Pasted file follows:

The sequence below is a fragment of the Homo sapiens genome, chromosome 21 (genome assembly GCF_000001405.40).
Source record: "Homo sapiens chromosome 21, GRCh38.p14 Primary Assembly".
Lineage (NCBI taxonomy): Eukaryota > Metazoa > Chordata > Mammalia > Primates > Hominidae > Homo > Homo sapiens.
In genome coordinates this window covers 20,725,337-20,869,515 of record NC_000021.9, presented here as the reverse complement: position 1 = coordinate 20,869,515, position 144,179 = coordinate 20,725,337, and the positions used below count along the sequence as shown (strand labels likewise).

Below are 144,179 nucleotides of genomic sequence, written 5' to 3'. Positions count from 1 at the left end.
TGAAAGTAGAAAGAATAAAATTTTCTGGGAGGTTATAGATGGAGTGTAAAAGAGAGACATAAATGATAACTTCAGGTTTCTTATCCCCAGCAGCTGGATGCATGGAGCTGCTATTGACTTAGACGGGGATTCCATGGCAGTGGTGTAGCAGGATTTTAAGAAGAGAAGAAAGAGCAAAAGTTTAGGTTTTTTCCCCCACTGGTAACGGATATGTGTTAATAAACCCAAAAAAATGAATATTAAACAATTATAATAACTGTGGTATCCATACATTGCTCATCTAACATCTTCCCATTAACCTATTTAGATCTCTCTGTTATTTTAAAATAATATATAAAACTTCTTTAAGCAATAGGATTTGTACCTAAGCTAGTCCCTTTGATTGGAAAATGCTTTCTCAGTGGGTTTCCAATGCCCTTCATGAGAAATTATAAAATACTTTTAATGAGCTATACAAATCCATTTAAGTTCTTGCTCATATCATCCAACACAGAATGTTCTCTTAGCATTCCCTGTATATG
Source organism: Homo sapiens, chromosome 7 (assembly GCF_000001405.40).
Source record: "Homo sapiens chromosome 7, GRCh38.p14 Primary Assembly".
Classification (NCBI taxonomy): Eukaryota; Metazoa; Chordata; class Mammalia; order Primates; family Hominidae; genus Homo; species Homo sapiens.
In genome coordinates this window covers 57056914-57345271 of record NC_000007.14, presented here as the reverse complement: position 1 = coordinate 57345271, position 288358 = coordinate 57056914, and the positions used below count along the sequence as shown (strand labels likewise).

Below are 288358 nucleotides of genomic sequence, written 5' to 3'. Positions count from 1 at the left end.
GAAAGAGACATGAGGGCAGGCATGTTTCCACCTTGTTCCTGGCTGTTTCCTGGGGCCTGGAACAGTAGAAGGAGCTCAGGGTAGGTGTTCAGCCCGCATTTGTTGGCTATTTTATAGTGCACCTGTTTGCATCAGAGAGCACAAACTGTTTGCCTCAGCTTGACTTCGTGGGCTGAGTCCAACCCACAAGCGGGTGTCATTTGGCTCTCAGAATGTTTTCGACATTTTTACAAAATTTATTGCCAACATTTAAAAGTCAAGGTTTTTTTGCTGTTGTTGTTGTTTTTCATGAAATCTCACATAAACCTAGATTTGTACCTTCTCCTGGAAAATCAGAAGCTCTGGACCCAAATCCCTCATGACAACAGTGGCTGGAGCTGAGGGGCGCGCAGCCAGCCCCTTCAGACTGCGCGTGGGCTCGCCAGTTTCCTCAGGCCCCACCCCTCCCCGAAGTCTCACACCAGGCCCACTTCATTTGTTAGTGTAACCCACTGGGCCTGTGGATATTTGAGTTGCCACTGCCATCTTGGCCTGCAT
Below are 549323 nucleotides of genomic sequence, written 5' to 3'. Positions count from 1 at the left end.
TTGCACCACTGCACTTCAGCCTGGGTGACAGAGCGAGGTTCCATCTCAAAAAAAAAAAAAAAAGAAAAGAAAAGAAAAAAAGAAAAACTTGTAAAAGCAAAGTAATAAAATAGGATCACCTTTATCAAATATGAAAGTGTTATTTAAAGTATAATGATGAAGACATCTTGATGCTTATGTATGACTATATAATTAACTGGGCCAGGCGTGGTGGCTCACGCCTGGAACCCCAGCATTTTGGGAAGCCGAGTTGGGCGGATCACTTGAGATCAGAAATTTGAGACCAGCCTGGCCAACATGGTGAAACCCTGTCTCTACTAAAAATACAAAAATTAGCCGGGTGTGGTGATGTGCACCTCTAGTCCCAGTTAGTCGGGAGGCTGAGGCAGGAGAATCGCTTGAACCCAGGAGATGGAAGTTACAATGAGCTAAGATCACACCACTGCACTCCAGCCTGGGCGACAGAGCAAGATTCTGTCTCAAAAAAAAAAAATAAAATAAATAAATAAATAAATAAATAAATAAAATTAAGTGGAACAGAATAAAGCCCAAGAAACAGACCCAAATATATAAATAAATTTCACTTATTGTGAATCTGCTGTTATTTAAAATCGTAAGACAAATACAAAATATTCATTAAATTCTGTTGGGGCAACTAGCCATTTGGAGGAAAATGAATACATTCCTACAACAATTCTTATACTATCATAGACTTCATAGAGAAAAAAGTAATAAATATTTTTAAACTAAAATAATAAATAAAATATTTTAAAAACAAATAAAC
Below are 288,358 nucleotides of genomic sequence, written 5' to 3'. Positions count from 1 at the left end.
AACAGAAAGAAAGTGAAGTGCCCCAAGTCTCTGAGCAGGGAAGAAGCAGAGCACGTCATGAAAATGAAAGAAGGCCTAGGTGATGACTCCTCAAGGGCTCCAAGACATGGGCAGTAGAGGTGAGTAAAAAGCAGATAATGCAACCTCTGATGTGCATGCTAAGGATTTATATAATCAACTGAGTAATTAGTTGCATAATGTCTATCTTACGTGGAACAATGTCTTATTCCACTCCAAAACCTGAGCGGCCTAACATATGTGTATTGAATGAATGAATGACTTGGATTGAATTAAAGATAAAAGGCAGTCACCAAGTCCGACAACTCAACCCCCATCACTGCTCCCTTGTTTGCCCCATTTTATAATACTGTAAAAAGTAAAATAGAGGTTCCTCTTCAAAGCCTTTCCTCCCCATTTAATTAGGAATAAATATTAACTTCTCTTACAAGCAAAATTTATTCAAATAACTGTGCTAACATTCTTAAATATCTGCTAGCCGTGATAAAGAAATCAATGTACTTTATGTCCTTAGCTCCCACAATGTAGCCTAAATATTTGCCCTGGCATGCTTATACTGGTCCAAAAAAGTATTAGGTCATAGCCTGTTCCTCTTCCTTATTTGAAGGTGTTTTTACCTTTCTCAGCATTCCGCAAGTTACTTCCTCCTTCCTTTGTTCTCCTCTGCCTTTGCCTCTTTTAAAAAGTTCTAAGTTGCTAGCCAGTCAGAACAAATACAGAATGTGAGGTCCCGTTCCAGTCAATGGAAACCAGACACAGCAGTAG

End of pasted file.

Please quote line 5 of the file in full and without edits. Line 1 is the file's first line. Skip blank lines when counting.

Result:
Below are 144,179 nucleotides of genomic sequence, written 5' to 3'. Positions count from 1 at the left end.